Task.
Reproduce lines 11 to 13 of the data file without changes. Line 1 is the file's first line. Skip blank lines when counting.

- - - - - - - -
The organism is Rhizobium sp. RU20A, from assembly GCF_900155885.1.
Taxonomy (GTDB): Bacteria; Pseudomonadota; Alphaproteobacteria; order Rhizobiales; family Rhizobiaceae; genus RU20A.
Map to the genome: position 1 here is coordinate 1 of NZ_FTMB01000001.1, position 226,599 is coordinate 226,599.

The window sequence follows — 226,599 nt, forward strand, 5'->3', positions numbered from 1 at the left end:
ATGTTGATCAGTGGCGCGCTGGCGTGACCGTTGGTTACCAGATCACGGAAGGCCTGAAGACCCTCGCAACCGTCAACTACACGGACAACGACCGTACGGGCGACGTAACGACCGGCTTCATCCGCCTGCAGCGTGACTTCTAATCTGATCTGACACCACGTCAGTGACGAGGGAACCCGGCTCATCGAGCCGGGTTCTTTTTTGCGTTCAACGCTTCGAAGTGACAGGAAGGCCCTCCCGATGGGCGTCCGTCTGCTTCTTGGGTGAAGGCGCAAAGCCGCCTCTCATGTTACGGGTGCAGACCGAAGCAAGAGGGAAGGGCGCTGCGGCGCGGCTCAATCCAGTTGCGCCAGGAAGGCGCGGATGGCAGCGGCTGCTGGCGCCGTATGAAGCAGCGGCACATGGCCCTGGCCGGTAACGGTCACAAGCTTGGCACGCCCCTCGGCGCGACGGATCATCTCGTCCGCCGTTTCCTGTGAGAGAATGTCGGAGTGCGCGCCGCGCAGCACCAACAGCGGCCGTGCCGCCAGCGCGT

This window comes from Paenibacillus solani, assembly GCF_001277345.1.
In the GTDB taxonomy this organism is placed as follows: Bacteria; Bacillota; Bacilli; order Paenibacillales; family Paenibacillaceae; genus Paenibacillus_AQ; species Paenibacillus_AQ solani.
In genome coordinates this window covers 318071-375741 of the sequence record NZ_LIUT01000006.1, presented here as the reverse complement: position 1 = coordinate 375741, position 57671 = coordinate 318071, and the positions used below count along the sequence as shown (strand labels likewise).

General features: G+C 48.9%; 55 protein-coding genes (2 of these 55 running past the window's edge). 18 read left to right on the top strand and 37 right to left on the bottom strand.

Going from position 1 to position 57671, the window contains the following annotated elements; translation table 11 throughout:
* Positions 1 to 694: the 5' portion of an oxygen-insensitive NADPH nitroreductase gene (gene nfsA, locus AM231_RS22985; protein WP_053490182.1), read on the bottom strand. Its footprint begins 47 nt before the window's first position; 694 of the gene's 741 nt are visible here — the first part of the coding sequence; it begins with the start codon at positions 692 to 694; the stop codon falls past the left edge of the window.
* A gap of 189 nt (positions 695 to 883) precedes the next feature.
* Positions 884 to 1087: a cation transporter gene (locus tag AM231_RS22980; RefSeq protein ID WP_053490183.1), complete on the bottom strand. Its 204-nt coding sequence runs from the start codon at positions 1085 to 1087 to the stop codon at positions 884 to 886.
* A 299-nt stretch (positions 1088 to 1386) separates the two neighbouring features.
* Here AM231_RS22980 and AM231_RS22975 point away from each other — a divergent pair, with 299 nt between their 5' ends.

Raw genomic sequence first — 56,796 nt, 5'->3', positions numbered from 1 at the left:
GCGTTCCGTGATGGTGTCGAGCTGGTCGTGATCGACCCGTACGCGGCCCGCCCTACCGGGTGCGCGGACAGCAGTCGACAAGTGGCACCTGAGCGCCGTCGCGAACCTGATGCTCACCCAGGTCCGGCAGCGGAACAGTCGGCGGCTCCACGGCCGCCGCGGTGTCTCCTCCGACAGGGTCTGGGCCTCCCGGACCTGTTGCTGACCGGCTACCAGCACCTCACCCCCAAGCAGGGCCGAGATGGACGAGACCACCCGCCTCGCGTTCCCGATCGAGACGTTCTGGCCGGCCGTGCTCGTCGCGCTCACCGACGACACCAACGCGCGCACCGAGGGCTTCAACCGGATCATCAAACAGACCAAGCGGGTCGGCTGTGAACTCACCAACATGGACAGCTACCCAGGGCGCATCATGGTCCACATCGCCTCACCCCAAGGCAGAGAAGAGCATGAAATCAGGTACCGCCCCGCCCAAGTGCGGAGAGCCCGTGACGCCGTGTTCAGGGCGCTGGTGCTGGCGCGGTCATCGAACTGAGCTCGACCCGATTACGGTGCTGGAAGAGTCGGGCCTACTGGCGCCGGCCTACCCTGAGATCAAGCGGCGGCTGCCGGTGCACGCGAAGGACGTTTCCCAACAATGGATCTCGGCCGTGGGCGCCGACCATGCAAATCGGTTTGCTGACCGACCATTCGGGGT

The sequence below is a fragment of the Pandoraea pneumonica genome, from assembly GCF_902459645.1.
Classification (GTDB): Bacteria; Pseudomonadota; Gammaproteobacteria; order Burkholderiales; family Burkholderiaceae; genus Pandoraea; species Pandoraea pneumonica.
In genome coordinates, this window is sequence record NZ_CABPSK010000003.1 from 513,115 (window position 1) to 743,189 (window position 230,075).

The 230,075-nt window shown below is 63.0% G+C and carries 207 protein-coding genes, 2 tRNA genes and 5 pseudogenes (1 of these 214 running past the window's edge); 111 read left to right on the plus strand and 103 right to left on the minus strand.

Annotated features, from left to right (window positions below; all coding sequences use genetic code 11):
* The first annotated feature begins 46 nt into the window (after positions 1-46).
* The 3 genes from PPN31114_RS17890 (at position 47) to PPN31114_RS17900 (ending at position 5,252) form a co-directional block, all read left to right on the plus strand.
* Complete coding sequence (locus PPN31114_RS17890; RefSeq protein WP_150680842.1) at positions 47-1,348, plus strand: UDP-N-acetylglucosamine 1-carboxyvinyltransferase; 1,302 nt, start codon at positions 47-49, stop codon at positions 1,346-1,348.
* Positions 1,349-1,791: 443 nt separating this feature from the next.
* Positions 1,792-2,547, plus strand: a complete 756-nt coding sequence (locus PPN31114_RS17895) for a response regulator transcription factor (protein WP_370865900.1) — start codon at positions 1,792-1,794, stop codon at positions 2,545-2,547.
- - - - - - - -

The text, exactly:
* Positions 1 to 694: the 5' portion of an oxygen-insensitive NADPH nitroreductase gene (gene nfsA, locus AM231_RS22985; protein WP_053490182.1), read on the bottom strand. Its footprint begins 47 nt before the window's first position; 694 of the gene's 741 nt are visible here — the first part of the coding sequence; it begins with the start codon at positions 692 to 694; the stop codon falls past the left edge of the window.
* A gap of 189 nt (positions 695 to 883) precedes the next feature.
* Positions 884 to 1087: a cation transporter gene (locus tag AM231_RS22980; RefSeq protein ID WP_053490183.1), complete on the bottom strand. Its 204-nt coding sequence runs from the start codon at positions 1085 to 1087 to the stop codon at positions 884 to 886.